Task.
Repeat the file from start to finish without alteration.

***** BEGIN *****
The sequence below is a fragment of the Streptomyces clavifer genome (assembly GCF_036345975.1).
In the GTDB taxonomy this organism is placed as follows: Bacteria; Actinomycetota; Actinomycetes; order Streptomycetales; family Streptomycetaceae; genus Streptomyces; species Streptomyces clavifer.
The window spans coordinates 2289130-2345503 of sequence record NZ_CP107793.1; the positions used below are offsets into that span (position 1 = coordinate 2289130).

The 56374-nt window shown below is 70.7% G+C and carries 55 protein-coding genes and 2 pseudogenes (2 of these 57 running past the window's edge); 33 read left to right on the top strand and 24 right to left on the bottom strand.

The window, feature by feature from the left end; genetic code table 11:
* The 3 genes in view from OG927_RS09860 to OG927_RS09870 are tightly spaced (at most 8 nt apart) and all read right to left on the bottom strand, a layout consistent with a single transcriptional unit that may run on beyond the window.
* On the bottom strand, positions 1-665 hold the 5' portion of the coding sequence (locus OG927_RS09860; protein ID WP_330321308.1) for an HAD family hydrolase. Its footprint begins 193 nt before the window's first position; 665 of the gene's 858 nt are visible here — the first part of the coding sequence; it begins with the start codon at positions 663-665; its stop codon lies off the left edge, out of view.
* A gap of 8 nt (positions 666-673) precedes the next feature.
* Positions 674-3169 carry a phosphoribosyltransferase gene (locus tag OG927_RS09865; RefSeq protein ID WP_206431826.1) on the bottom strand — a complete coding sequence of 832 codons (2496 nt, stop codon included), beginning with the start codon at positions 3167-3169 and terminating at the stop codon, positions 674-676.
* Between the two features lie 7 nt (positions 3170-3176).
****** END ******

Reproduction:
The sequence below is a fragment of the Streptomyces clavifer genome (assembly GCF_036345975.1).
In the GTDB taxonomy this organism is placed as follows: Bacteria; Actinomycetota; Actinomycetes; order Streptomycetales; family Streptomycetaceae; genus Streptomyces; species Streptomyces clavifer.
The window spans coordinates 2289130-2345503 of sequence record NZ_CP107793.1; the positions used below are offsets into that span (position 1 = coordinate 2289130).

The 56374-nt window shown below is 70.7% G+C and carries 55 protein-coding genes and 2 pseudogenes (2 of these 57 running past the window's edge); 33 read left to right on the top strand and 24 right to left on the bottom strand.

The window, feature by feature from the left end; genetic code table 11:
* The 3 genes in view from OG927_RS09860 to OG927_RS09870 are tightly spaced (at most 8 nt apart) and all read right to left on the bottom strand, a layout consistent with a single transcriptional unit that may run on beyond the window.
* On the bottom strand, positions 1-665 hold the 5' portion of the coding sequence (locus OG927_RS09860; protein ID WP_330321308.1) for an HAD family hydrolase. Its footprint begins 193 nt before the window's first position; 665 of the gene's 858 nt are visible here — the first part of the coding sequence; it begins with the start codon at positions 663-665; its stop codon lies off the left edge, out of view.
* A gap of 8 nt (positions 666-673) precedes the next feature.
* Positions 674-3169 carry a phosphoribosyltransferase gene (locus tag OG927_RS09865; RefSeq protein ID WP_206431826.1) on the bottom strand — a complete coding sequence of 832 codons (2496 nt, stop codon included), beginning with the start codon at positions 3167-3169 and terminating at the stop codon, positions 674-676.
* Between the two features lie 7 nt (positions 3170-3176).